Members of the Iowa Legislature are in the midst of tying themselves into knots over the issue of equality, and that’s unfortunate.
The knot-tying involves what these lawmakers call “religious freedom.”
That has a patriotic ring to it. Who would disagree? Our constitutional right to freedom of religion sets the United States apart from many nations.
But when you analyze what this legislative initiative really involves, it is too reminiscent of America’s past – a past when some people regularly were subjected to discrimination when they tried to find lodging for the night, or sit at a lunch counter for a meal, or to be hired for a job.
I hope we are not wanting to turn back the clock.
Randy Evans is the executive director of the Iowa Freedom of Information Council. He is a former editorial page editor and assistant managing editor of The Des Moines Register. Opinions are his own.
Visit the Iowa Freedom of Information Council website at: http://ifoic.org/
The current push in the Iowa Legislature involves Senate File 508. The bill says government shall not substantially burden a person’s exercise of religion unless there is a compelling government interest and the restrictions the government contemplates are the least restrictive.
Whether acknowledged or not, this effort grows out of the Iowa Supreme Court’s landmark ruling in 2009, when the justices, without a single dissent, ruled that Iowa’s ban on same-sex marriages violated the equal-protection clause of the state’s constitution.
The unanimous decision invalidating the Iowa law that prohibited same-sex marriages landed like a grenade among many of the state’s residents. They saw this as little more than a ban on their ability to worship as they choose – even though the court’s decision did not affect any church’s freedom to decide who does, and who does not, qualify to be married in that church.
A couple from Grimes, Betty and Richard Odgaard, came to symbolize the anxiety of this segment of Iowa’s population. At the time, they owned a business, called Gortz Haus Gallery, that was in a beautiful stone building that once housed a Lutheran church.
The Odgaards had an art gallery and gift shop there. They also sold flowers and did custom framing. You could stop in for lunch. And you could rent space for your wedding or wedding reception.
In August 2013, two Des Moines men tried to rent Gortz Haus for their wedding.The Odgaards refused, based on their strong Mennonite beliefs, after they learned the men were planning to marry each other.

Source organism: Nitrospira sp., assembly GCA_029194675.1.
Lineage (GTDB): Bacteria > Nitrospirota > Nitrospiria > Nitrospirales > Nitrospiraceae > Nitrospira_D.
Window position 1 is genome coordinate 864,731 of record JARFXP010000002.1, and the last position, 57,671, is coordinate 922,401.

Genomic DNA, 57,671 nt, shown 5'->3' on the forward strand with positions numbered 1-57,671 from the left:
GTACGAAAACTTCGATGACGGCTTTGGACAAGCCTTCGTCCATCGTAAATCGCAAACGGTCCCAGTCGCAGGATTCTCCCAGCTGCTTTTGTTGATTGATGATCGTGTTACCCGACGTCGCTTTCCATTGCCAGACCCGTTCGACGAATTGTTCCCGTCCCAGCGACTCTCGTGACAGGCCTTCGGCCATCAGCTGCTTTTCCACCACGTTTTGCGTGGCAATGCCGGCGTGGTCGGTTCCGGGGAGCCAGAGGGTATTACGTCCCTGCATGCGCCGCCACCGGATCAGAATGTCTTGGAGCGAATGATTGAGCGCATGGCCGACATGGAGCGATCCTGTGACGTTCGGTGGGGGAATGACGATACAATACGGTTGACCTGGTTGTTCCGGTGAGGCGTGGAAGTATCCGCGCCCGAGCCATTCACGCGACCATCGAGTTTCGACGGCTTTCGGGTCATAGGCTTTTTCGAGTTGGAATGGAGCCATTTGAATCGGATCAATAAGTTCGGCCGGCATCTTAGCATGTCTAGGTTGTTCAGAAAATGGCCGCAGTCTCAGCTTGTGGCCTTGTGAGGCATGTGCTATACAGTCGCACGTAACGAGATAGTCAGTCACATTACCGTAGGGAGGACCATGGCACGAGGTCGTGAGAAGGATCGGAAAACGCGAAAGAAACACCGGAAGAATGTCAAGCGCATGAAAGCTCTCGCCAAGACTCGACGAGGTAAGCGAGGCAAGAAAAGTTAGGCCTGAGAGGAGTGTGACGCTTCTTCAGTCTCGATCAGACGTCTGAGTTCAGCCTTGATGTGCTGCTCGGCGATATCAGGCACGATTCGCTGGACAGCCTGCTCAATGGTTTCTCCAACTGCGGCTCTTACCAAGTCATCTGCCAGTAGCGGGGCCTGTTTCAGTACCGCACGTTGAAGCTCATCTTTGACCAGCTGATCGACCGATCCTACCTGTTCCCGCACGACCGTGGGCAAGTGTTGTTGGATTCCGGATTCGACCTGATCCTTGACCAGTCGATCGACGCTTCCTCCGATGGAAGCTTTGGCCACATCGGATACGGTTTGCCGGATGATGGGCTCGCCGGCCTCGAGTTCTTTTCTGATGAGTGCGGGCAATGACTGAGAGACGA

That led to a discrimination complaint and investigation by the Iowa Civil Rights Commission. Some people accused the Odgaards of bigotry. Others accused the men of insisting their homosexuality takes precedence over the Odgaards’ faith.
In the end, the Odgaards agreed to pay a $5,000 penalty and not discriminate against same-sex couples in the future. The Odgaards ultimately decided to stop hosting any weddings, and they closed their business in 2015.
Iowa’s civil rights laws make it abundantly clear that any business in this state cannot exclude customers on the basis of their gender, their sexual orientation, religion, race, physical or mental disability, or their national origin. There is no asterisk with a footnote saying “yeah, but.”
That means the Gortz Haus, regardless of the owners’ religious views, was no differentfrom a café or convenience store, a hotel or a hardware store. Betty and Richard Odgaard and other business owners can practice their faith as long as that does not involve discriminatory treatment of their customers.
Iowa’s civil rights laws do not allow a café to decide it will not serve the Amish. A hotel cannot decide it will not rent rooms to Muslims. A gas station cannot refuse to sell fuel to blacks.
Connie Ryan is the executive director of the Iowa Interfaith Alliance, an organization that works to promote and protect Iowa’s history of civil rights leadership, while also protecting the wide range of religious views observed inthe state.
“Creating broad religious exemptions that allow people to pick and choose which laws they are going to follow and which laws they do not follow weakens all of our laws,” she told the Des Moines Register recently. “The civil rights of people who are LGBTQ, religious minorities, women, people of color, people with disabilities – all would be impacted.”
In the first half of the 20th century and continuing into the 1960s, whites in the South used their religious beliefs to justify their discriminatory treatment of blacks who wanted to buy a lunch, rent a motel room, lease an apartment, or even drink at water fountains with signs reading “Whites Only.”
Do we really want to go back to a time when business owners or landlords use their religious views and are allowed to treat some people differently from other people because those other people are black, or Jewish, or Catholic, or Irish, or crippled?
Where are we going to end up if the Legislature writes a new law forcing government or one of those “other people” to go into court when a business owner or landlord says it would violate the owner’s religious rights if someone they don’t want to serve demands to rent space they make available to the public, or eat in their
restaurant, or purchase a wedding cake from their bakery?
This isn’t a direction that will make Iowa a better state. Without question, there is a compelling government interest in ensuring that all of God’s children, regardless of their skin color, their sexual orientation, their gender, or their ancestry, are treated the same as everyone else.
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